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Plant Poisoning

Indoor and outdoor plants are one of the leading causes of poisoning in young children.  In 2004, over 4% of all poisoning exposures reported to poison control centers in children less than 6 years of age involved plants.

Poisonous plants contain a wide variety of poisons and can cause a variety of medical problems, including stomach upset, mouth complaints, heart problems and liver and skin disease.

It is very important to know what types of plants have the potential of causing health problems if touched or swallowed by your child.

The purpose of this section is to help you become familiar with some of the more commonly encountered plants in order to lessen the risk of your child becoming poisoned.

Plants that cause a contact dermatitis (skin inflammation) such as poison ivy or poison oak are covered in detail elsewhere (click on Poison ivy).

It is safest to call your local poison control center (1-800-222-1222) ANYTIME a plant is ingested.

Plants causing illness similar to Cyanide Poisoning

1. Believe it or not, the leaves and seed kernels of peaches, apricots, apples, plums, and pears have a toxin which if swallowed can cause classic cyanide poisoning.

2. Another plant that contain the same toxin in it’s leaves, stems and seeds is the chokecherry (see photo called Chokecherry).  For more information on this plant, see http://extension.usu.edu/rangeplants/Woody/chokecherry.htm

3. Hydrangea, a very common ornamental plant, contain the same toxin in it’s leaves, but it would take eating many leaves for poisoning to occur (see photo called Hydrangea).

Signs and symptoms of poisoning are identical to cyanide poisoning and can include headache, dizziness, coma, seizure and poor heart function.

The good news is it takes a lot of seeds (50 apple seeds) or kernels (30 peach pits) before toxicity becomes a problem.

Plants causing Heart Problems

1. Cardiac Glycosides: Plants that contain substances that are similar in structure to the heart medication, digoxin.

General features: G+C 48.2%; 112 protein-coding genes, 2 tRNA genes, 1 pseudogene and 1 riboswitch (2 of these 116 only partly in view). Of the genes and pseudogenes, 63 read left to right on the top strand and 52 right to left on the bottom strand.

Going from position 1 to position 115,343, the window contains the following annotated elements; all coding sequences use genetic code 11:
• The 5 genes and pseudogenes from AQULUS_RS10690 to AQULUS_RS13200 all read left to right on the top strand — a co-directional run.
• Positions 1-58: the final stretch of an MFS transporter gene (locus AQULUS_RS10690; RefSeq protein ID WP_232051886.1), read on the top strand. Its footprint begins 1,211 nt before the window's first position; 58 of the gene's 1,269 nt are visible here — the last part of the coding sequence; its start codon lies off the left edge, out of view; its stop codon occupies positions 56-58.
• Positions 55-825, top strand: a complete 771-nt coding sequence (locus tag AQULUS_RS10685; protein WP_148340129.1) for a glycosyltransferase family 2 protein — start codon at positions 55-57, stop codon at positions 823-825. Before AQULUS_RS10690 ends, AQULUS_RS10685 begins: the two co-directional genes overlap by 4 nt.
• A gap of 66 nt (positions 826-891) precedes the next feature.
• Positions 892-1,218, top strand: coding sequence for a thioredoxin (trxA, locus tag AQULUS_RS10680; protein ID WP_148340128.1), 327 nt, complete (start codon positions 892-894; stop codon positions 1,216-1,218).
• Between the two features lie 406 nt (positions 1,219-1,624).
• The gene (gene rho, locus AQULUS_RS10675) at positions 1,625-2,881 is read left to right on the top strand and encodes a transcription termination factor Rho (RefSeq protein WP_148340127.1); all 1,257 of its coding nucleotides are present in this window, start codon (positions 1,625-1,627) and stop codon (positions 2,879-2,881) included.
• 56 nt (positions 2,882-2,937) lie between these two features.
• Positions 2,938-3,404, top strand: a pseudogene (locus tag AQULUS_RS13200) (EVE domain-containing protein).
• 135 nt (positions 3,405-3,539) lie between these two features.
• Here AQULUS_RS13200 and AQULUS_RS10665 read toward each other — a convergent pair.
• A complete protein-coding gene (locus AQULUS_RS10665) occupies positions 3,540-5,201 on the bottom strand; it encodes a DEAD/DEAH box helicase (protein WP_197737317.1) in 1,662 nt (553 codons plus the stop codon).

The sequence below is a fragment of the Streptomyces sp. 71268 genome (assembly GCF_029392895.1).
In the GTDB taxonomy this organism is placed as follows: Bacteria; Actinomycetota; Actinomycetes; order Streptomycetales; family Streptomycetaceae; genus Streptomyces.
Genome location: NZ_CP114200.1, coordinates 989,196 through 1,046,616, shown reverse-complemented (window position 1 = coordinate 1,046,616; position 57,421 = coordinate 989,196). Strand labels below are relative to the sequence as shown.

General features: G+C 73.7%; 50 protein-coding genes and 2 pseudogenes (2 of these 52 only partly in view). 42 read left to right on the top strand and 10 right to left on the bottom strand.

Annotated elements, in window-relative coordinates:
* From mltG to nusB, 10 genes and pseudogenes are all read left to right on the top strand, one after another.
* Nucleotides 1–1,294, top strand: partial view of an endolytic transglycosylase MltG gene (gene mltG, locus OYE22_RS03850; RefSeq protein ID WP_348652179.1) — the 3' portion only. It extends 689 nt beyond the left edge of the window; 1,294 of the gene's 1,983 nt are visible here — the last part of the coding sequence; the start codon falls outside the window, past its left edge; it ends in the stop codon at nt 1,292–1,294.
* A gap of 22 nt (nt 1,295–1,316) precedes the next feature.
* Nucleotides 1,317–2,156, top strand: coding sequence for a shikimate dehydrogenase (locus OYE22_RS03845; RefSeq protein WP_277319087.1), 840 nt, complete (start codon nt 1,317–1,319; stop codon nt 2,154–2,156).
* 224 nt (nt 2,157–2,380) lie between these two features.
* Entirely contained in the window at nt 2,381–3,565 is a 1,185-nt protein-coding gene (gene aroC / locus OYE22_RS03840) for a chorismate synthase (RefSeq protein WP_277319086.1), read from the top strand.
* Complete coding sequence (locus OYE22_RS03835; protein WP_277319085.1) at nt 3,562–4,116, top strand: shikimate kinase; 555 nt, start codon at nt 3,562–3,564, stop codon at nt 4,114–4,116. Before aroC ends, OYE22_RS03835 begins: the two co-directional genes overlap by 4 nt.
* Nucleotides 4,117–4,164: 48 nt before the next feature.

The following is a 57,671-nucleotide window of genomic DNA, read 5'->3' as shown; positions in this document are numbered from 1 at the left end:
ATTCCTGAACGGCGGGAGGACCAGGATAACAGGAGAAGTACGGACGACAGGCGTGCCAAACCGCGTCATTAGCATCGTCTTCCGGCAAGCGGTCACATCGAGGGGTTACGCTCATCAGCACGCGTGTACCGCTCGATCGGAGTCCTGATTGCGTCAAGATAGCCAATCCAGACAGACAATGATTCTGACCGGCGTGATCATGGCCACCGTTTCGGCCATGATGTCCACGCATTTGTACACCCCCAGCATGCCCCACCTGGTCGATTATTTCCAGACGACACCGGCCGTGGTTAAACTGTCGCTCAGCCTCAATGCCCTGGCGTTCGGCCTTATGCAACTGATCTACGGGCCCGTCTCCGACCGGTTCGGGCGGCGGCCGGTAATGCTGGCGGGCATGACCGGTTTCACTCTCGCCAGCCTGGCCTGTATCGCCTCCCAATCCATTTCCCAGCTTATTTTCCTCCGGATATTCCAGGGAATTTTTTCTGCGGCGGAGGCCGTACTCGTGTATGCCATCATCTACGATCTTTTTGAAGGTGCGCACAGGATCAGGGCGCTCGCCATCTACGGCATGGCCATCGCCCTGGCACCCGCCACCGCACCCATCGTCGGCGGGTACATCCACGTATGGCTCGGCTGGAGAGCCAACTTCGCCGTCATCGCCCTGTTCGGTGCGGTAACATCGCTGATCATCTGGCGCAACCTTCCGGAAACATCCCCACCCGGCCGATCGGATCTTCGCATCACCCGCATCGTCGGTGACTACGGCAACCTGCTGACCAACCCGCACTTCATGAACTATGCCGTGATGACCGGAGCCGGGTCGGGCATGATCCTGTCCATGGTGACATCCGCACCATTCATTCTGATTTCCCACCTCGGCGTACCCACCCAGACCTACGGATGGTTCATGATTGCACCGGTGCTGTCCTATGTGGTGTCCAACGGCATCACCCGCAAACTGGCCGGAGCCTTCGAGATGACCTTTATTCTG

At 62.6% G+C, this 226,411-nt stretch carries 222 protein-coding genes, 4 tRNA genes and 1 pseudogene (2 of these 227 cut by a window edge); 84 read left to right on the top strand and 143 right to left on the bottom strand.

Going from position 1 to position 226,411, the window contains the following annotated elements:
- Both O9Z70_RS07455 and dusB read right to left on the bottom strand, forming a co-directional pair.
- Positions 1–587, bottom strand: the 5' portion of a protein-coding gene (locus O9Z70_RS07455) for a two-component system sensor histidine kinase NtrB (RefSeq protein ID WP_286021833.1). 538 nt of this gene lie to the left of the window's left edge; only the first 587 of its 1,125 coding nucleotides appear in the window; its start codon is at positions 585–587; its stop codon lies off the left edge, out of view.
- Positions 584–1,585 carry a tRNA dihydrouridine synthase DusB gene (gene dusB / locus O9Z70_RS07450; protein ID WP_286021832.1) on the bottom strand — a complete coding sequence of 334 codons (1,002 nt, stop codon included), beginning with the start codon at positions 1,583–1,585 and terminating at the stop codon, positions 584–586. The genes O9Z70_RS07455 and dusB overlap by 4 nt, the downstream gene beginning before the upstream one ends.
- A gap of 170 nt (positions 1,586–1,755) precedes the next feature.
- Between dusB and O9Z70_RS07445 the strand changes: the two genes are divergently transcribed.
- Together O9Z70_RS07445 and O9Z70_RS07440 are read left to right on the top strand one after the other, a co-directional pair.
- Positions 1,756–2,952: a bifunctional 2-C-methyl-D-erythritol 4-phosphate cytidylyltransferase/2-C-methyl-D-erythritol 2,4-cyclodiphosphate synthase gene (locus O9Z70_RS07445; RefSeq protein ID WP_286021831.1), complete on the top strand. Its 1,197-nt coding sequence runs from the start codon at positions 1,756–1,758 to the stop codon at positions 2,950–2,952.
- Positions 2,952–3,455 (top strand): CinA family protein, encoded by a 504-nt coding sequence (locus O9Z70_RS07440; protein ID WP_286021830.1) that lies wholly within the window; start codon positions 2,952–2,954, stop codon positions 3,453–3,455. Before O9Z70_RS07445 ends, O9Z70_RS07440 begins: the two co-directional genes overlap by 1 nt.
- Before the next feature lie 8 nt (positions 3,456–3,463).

They include foxglove (see photo called Foxglove), oleander (see photo called Oleander) and lily of the valley (see photo called Lily of the valley).

In general, all parts of the plants contain the toxin, with the greatest amount in the seeds, stems and roots.

Symptoms of poisoning are similar to digoxin poisoning with gastrointestinal illness (i.e. nausea, vomiting) and heart problems including a slowing down of the heart.

Mistletoe berries, and to a lesser extent the leaves and stems, contain a compound like digoxin that slow the heart. Other toxins in mistletoe induce nausea and vomiting. In fact, swallowing just a few mistletoe berries can cause serious problems for a toddler (see photo called mistletoe).

2. Grayanotoxin: This toxin is found in the leaves and flowers of rhododendrons (see photo called Rhododendrons), azaleas and mountain laurel (see photo called Mountain laurel).

Symptoms of poisoning include salivation, tearing, runny nose, vomiting, weakness, slow heart rate and low blood pressure.

3. Aconitine: This toxin is found in the monkshood which is native to northern temperate regions in North America.

 

 

 

The distinguishing characteristic of the Monkshood plant is it’s helmet shaped flowers (see photo called Monkshood).  The whole plant is poisonous especially the leave and roots.

Symptoms of poisoning include immediate numbness in the mouth, difficulty with speech, vomiting, low blood pressure and rhythm problems of the heart.

4. Yew: This plant is an evergreen shrub that possess needle like leaves with attractive red berries with partially exposed hard seeds (see photo called Yew and Yew 2).

All parts of the plant except the fleshy part of the red berry are poisonous.

Signs and symptoms of poisoning include slow heart rate and low blood pressure, headache, coma and seizures, bone marrow problems and numbness of the extremities.

Plants that cause many organs in the body to fail (multi-organ failure)

1. Ricin: This very potent toxin is found in castor beans of the castor bean plant (see photo called Castor bean plant).  All parts of these plants are toxic with the greatest concentration in the beans (see photo called Castor beans).

In order for the toxin to be released a child must chew on the bean rather than just swallow it whole.

Symptoms of poisoning develop within 4 to 10 hours and include abdominal pain, nausea, severe bloody diarrhea, and possibly liver and kidney disease.

2. Autumn crocus: This plant contains colchicine, a medication used to treat gout.
All parts of the plant are poisonous (see photo called Autumn crocus).

If significant ingestion occurs gastrointestinal symptoms should be present within 6 hours and
include abdominal pain, nausea, vomiting and diarrhea that may be bloody.  Symptoms may progress to involve the blood cells, the heart, lungs and brain.

Plants causing Central nervous system (Brain) Toxins

Water Hemlock: This plant is found along marshes and lakes.
All parts of the plant are poisonous (see photo called Water hemlock).

Signs and symptoms of poisoning develop within 30 – 60 minutes after exposure and initially include stomach upset followed rapidly by the development of seizures that often do not respond to standard therapy.

Plants that contain Calcium oxalate

Plants in this group include dieffenbachia (dumbcane) (see photo called Dumbcane), philodendron (see photo called Philodendron), caladium (see photo called Caladium) and elephant ears (see photo called Elephant ears).